When human lung epithelial cells are exposed to equivalent doses of nano-sized (left) or micro-sized (right) metallic nickel particles, activated HIF-1 alpha pathways (stained green) appear mostly with the nanoparticles. Image: Brown University
All the excitement about nanotechnology comes down to
this: Structures of materials at the scale of billionths of a meter take on
unusual properties. Technologists often focus on the happier among these
newfound capabilities, but new research by an interdisciplinary team of
scientists at Brown
University finds that
nanoparticles of nickel activate a cellular pathway that contributes to cancer
in human lung cells.
“Nanotechnology has tremendous potential and promise for
many applications,” says Agnes Kane, chair of the Department of Pathology and
Laboratory Medicine in The Warren Alpert Medical School of Brown University. “But the lesson is that we have to learn to be able to design them more
intelligently and, if we recognize the potential hazards, to take adequate
Kane is the senior author of the study published online
in Toxicological Sciences.
Nickel nanoparticles had already been shown to be
harmful, but not in terms of cancer. Kane and her team of pathologists,
engineers and chemists found evidence that ions on the surface of the particles
are released inside human epithelial lung cells to jumpstart a pathway called
HIF-1 alpha. Normally the pathway helps trigger genes that support a cell in
times of low oxygen supply, a problem called hypoxia, but it is also known to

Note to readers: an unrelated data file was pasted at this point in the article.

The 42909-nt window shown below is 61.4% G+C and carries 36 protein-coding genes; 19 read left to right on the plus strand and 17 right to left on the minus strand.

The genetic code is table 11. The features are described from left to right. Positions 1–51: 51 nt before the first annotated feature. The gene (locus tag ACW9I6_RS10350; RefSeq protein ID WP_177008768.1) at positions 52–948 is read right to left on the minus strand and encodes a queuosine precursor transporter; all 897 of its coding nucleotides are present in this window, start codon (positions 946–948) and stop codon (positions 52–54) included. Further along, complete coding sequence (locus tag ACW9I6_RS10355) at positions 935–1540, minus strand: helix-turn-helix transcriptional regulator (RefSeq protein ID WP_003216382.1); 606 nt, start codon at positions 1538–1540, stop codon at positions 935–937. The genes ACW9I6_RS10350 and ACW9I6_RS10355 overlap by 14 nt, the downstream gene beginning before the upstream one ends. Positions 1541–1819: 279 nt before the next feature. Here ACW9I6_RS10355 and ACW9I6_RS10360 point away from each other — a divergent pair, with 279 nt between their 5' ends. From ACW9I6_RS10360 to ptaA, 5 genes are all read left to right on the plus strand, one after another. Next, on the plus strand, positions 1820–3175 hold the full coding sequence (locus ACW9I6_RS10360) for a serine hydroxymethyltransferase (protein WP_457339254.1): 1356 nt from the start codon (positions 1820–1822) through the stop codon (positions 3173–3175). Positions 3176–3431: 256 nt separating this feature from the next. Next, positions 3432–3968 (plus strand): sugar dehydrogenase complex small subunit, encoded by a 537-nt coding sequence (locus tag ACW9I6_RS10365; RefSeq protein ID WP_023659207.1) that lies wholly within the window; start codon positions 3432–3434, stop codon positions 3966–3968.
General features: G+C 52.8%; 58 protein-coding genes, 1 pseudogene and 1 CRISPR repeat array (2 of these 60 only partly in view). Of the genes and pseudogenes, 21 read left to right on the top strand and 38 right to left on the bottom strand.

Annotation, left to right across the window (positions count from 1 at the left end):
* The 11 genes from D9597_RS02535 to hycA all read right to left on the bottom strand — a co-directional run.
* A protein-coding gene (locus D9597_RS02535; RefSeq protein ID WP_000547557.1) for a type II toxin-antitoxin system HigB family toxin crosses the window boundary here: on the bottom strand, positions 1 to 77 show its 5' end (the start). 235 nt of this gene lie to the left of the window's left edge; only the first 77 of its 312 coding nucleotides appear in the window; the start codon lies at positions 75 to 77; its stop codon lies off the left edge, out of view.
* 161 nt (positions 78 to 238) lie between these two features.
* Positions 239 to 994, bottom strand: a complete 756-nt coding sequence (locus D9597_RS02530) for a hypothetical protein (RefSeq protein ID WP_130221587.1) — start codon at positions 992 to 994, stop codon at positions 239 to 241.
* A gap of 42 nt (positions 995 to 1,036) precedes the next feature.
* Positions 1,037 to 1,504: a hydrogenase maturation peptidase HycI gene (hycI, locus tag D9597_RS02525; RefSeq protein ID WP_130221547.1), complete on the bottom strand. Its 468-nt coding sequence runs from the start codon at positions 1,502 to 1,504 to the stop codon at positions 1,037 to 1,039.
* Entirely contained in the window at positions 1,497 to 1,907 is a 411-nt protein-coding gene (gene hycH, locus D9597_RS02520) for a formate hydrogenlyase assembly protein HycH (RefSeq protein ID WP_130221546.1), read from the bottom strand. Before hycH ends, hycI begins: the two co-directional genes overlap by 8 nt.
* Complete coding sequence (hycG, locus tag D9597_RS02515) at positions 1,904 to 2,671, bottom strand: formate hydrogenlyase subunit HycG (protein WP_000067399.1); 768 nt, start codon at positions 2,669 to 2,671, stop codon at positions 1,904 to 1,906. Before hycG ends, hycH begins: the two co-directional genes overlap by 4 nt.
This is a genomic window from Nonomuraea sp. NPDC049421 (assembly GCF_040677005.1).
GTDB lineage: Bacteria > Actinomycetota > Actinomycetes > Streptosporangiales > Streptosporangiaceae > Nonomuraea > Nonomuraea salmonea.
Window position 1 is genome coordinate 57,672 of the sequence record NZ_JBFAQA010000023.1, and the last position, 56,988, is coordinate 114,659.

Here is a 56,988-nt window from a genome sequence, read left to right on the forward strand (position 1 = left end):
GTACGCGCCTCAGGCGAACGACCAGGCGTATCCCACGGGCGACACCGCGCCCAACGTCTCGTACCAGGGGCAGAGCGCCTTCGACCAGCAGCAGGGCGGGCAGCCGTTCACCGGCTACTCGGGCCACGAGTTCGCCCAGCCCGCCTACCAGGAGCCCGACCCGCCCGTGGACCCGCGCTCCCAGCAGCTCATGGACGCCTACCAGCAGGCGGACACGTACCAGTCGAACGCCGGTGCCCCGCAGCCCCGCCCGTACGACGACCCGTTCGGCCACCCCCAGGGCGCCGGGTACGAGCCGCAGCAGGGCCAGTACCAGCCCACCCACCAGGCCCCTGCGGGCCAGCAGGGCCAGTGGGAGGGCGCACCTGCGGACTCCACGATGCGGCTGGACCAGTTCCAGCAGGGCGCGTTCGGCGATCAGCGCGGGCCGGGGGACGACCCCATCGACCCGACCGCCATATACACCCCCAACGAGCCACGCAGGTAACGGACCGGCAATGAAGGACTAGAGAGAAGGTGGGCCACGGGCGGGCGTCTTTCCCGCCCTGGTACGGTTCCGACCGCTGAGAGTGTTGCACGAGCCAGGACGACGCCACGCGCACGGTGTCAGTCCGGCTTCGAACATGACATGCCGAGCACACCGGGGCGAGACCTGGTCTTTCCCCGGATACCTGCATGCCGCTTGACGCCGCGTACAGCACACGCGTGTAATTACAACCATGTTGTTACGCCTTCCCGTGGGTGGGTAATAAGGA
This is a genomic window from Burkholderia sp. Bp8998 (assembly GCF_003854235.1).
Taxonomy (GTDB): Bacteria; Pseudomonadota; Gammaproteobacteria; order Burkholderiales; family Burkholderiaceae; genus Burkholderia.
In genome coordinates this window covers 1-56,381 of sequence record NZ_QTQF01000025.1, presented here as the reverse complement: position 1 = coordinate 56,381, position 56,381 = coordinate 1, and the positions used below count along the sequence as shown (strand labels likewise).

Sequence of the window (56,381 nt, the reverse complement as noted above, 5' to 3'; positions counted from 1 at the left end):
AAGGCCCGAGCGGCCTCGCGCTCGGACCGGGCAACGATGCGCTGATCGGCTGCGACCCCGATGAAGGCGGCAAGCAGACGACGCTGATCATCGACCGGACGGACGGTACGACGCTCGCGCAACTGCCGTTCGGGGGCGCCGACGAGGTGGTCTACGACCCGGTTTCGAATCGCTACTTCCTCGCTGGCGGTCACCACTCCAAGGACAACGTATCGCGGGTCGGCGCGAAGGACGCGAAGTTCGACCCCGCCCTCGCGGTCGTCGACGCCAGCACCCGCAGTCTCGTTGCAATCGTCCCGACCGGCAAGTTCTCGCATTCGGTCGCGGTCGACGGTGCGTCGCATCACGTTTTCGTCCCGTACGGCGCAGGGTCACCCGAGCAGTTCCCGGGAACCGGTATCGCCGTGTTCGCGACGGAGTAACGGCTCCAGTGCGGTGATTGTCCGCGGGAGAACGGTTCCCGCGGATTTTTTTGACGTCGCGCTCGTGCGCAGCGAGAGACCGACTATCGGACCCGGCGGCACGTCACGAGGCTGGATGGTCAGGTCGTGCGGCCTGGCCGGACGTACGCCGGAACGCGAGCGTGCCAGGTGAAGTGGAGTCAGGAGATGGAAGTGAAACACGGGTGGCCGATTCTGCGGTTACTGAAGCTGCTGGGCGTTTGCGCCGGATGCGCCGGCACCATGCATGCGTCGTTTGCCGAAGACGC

encourage tumor cell growth.
“Nickel exploits this pathway, in that it tricks the cell
into thinking there’s hypoxia but it’s really a nickel ion that activates this
pathway,” says Kane, whose work is supported by a National Institues of Health
Superfund Research Program Grant. “By activating this pathway it may give
premalignant tumor cells a head start.”
The research team, led by postdoctoral research associate and first author Jodie
Pietruska, exposed human lung cells to nanoscale particles of metallic nickel
and nickel oxide, and larger microscale particles of metallic nickel. A key
finding is that while the smaller particles set off the HIF-1 alpha pathway,
the larger metallic nickel particles proved much less problematic.
In other words, getting down to the nanoscale made the
metallic nickel particles more harmful and potentially cancer-causing. Kane
says the reason might be that for the same amount of metal by mass, nanoscale particles
expose much more surface area and that makes them much more chemically reactive
than microscale particles.
Another important result from the work is data showing a
big difference in how nickel nanoparticles and nickel oxide nanoparticles react
with cells, Pietruska says. The nickel oxide particles are so lethal that the
cells exposed to them died quickly, leaving no opportunity for cancer to
develop. Metallic nickel particles, on the other hand, were less likely to kill
the cells. That could allow the hypoxia pathway to lead to the cell becoming
“What is concerning is the metallic nickel nanoparticles
caused sustained activation but they were less cytotoxic,” Pietruska says. “Obviously a dead cell can’t be transformed.”
Although Kane said the findings should raise clear
concerns about handling nickel nanoparticles, for instance to prevent airborne
exposure to them in manufacturing, they are not all that’s needed to cause
cancer. Cancer typically depends on a number of unfortunate changes, Kane says.
Also, she says, the study looked at the short-term effects of nickel
nanoparticle exposure in cells in a lab, rather than over the long term in a
Still, in her lab Kane employs significant safeguards to
keep researchers safe.
“We handle all these materials under biosafety level 2 containment
conditions,” she says. “I don’t want anyone exposed. We’re handling them as
though they were an airborne carcinogen.”